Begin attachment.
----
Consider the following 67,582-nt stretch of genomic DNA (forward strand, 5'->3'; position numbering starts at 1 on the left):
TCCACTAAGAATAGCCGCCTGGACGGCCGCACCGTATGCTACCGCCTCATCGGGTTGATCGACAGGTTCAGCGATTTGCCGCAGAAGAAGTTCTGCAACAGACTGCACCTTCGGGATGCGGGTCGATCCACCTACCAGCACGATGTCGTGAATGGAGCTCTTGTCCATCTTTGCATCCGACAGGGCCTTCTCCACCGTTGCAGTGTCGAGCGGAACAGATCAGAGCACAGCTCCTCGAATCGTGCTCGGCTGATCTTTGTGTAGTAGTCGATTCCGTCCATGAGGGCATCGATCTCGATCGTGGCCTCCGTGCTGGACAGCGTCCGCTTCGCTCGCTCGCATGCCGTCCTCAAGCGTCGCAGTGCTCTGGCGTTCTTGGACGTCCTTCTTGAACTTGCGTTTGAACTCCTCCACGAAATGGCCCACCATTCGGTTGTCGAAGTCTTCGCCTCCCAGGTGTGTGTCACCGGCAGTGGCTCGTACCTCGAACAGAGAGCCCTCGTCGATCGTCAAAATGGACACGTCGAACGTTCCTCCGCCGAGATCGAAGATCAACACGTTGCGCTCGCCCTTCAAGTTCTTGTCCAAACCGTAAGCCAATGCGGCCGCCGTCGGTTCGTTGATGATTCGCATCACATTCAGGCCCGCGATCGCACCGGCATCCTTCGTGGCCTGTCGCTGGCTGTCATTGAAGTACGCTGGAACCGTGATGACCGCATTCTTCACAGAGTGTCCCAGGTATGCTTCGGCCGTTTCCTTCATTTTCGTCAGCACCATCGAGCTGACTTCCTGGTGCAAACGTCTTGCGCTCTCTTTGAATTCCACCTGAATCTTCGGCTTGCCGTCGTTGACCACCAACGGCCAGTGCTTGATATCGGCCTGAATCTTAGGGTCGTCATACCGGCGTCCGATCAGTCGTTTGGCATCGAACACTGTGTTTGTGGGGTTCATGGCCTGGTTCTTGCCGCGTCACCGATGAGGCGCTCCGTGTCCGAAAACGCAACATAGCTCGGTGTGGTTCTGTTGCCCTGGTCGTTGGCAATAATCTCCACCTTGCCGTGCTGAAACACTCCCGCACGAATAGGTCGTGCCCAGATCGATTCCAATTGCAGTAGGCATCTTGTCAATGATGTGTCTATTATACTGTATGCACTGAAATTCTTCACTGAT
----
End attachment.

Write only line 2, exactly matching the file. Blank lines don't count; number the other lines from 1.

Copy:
TCCACTAAGAATAGCCGCCTGGACGGCCGCACCGTATGCTACCGCCTCATCGGGTTGATCGACAGGTTCAGCGATTTGCCGCAGAAGAAGTTCTGCAACAGACTGCACCTTCGGGATGCGGGTCGATCCACCTACCAGCACGATGTCGTGAATGGAGCTCTTGTCCATCTTTGCATCCGACAGGGCCTTCTCCACCGTTGCAGTGTCGAGCGGAACAGATCAGAGCACAGCTCCTCGAATCGTGCTCGGCTGATCTTTGTGTAGTAGTCGATTCCGTCCATGAGGGCATCGATCTCGATCGTGGCCTCCGTGCTGGACAGCGTCCGCTTCGCTCGCTCGCATGCCGTCCTCAAGCGTCGCAGTGCTCTGGCGTTCTTGGACGTCCTTCTTGAACTTGCGTTTGAACTCCTCCACGAAATGGCCCACCATTCGGTTGTCGAAGTCTTCGCCTCCCAGGTGTGTGTCACCGGCAGTGGCTCGTACCTCGAACAGAGAGCCCTCGTCGATCGTCAAAATGGACACGTCGAACGTTCCTCCGCCGAGATCGAAGATCAACACGTTGCGCTCGCCCTTCAAGTTCTTGTCCAAACCGTAAGCCAATGCGGCCGCCGTCGGTTCGTTGATGATTCGCATCACATTCAGGCCCGCGATCGCACCGGCATCCTTCGTGGCCTGTCGCTGGCTGTCATTGAAGTACGCTGGAACCGTGATGACCGCATTCTTCACAGAGTGTCCCAGGTATGCTTCGGCCGTTTCCTTCATTTTCGTCAGCACCATCGAGCTGACTTCCTGGTGCAAACGTCTTGCGCTCTCTTTGAATTCCACCTGAATCTTCGGCTTGCCGTCGTTGACCACCAACGGCCAGTGCTTGATATCGGCCTGAATCTTAGGGTCGTCATACCGGCGTCCGATCAGTCGTTTGGCATCGAACACTGTGTTTGTGGGGTTCATGGCCTGGTTCTTGCCGCGTCACCGATGAGGCGCTCCGTGTCCGAAAACGCAACATAGCTCGGTGTGGTTCTGTTGCCCTGGTCGTTGGCAATAATCTCCACCTTGCCGTGCTGAAACACTCCCGCACGAATAGGTCGTGCCCAGATCGATTCCAATTGCAGTAGGCATCTTGTCAATGATGTGTCTATTATACTGTATGCACTGAAATTCTTCACTGAT